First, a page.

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UBC Theses and Dissertations

Exploring students' mathematical sense-making through non-routine problems : visualization, gesture, and affect. Medina, Myron


This study explores graduate students’ mathematical sense making through non-routine problems. I consider visualization, gesture and affect as integral cognitive aspects in the solution processes of participants. To analyze them, I introduce a suitable model, a think-aloud protocol coupled with meta-cognitive prompts. The study gives details of the solving of given non-routine problems by participants. It allows focusing on the relationship between visualization and gesture in conjunction with affective states in the process of sense making when solving non-routine problems in the absence of pre-determined mathematical procedures or algorithms. Visual imagery, gesture and particularly affective issues played a role in the solving processes of graduate students. As such these resources are seen as major ingredients in mathematics teaching and learning.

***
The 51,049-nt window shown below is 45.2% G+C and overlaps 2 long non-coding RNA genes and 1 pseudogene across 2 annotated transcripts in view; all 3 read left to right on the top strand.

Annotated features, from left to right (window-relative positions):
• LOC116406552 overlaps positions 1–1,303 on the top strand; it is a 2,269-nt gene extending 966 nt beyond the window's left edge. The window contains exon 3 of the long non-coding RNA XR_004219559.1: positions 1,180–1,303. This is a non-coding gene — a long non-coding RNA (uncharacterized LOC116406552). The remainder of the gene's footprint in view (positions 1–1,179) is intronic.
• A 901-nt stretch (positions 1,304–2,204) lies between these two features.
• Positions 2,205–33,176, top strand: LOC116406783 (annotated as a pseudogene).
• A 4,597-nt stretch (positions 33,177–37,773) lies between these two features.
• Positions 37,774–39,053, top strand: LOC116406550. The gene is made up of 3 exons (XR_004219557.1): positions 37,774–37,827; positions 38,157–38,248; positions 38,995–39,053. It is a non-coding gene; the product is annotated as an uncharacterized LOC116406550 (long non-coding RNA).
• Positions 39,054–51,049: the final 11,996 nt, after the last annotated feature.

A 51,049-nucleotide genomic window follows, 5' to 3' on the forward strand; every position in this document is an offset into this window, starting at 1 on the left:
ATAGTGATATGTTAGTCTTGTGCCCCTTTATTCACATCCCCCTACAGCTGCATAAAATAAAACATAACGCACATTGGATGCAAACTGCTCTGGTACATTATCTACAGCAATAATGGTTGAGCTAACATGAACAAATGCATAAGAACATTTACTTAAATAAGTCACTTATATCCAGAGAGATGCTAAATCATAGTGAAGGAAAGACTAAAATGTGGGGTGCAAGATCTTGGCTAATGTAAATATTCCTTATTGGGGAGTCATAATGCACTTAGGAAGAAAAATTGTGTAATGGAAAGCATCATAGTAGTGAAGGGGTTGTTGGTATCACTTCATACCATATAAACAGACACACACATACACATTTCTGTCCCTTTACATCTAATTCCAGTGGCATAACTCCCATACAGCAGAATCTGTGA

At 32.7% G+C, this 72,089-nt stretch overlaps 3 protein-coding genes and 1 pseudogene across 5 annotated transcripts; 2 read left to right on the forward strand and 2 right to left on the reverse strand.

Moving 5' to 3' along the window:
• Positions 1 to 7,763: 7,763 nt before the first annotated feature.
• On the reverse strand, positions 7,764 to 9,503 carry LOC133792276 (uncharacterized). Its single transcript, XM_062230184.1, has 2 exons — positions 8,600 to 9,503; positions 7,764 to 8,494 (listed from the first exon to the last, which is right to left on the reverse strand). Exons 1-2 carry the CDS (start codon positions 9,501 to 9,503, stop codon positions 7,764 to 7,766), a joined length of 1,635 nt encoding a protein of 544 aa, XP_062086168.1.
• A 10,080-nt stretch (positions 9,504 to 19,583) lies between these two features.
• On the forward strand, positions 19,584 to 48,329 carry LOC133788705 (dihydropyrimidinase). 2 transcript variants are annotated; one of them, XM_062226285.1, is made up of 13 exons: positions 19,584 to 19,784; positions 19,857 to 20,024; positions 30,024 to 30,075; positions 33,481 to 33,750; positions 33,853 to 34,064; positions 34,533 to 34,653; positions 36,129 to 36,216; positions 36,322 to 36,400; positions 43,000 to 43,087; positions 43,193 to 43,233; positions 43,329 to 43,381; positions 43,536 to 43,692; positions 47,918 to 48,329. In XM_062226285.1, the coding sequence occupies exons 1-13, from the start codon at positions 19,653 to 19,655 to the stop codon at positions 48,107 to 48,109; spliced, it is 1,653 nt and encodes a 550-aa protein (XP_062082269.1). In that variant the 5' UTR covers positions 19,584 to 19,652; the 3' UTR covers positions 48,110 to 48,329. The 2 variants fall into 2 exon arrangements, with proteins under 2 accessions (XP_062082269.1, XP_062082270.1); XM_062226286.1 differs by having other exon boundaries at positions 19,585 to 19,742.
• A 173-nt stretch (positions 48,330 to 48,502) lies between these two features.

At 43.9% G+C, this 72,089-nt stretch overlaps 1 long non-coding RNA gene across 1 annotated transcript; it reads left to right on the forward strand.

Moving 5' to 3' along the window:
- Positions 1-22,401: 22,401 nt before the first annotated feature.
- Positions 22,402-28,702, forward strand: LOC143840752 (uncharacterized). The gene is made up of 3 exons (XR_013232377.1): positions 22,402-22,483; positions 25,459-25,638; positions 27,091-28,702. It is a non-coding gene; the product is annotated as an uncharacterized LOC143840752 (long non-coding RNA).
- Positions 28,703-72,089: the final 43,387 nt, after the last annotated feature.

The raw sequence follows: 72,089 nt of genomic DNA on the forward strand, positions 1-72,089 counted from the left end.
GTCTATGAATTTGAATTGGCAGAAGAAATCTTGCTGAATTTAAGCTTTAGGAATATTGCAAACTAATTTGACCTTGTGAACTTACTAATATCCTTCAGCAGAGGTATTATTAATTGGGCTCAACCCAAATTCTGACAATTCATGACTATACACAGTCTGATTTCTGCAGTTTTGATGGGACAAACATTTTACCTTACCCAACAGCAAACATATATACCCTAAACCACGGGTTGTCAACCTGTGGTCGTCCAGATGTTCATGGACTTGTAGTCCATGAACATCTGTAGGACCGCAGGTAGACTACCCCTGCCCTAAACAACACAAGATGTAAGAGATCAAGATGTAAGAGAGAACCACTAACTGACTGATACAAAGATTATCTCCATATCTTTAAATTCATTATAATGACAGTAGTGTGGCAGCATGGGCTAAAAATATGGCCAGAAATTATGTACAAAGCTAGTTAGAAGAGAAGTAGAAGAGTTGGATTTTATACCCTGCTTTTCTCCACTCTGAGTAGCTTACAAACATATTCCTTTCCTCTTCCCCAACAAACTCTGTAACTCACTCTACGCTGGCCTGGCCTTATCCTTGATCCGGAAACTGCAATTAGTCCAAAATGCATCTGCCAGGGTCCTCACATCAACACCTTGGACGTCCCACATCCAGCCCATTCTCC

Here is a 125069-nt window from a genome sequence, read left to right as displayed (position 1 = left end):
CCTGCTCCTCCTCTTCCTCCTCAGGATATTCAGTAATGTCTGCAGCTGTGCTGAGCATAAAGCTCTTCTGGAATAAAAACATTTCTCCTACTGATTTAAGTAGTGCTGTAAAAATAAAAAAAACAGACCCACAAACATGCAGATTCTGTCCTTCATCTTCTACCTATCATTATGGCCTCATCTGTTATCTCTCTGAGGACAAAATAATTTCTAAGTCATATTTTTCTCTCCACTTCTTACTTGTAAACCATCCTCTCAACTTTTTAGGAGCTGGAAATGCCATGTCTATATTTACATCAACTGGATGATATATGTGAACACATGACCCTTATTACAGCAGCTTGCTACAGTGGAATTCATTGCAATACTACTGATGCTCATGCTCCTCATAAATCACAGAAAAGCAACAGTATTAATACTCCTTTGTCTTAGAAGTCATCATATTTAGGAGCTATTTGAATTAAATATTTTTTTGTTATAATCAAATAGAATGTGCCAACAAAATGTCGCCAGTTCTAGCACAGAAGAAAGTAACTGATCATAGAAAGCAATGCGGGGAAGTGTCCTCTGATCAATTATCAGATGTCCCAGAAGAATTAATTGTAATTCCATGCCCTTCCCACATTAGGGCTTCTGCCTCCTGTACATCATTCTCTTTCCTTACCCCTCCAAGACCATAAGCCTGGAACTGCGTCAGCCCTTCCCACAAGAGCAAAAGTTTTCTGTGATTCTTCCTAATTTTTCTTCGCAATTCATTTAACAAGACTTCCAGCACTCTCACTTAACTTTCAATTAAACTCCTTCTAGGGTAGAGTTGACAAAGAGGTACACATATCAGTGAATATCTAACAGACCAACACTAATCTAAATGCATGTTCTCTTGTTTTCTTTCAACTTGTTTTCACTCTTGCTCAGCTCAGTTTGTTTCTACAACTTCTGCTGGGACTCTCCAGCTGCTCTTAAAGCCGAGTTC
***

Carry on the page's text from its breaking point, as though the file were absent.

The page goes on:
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Attribution-NoDerivs 2.5 Canada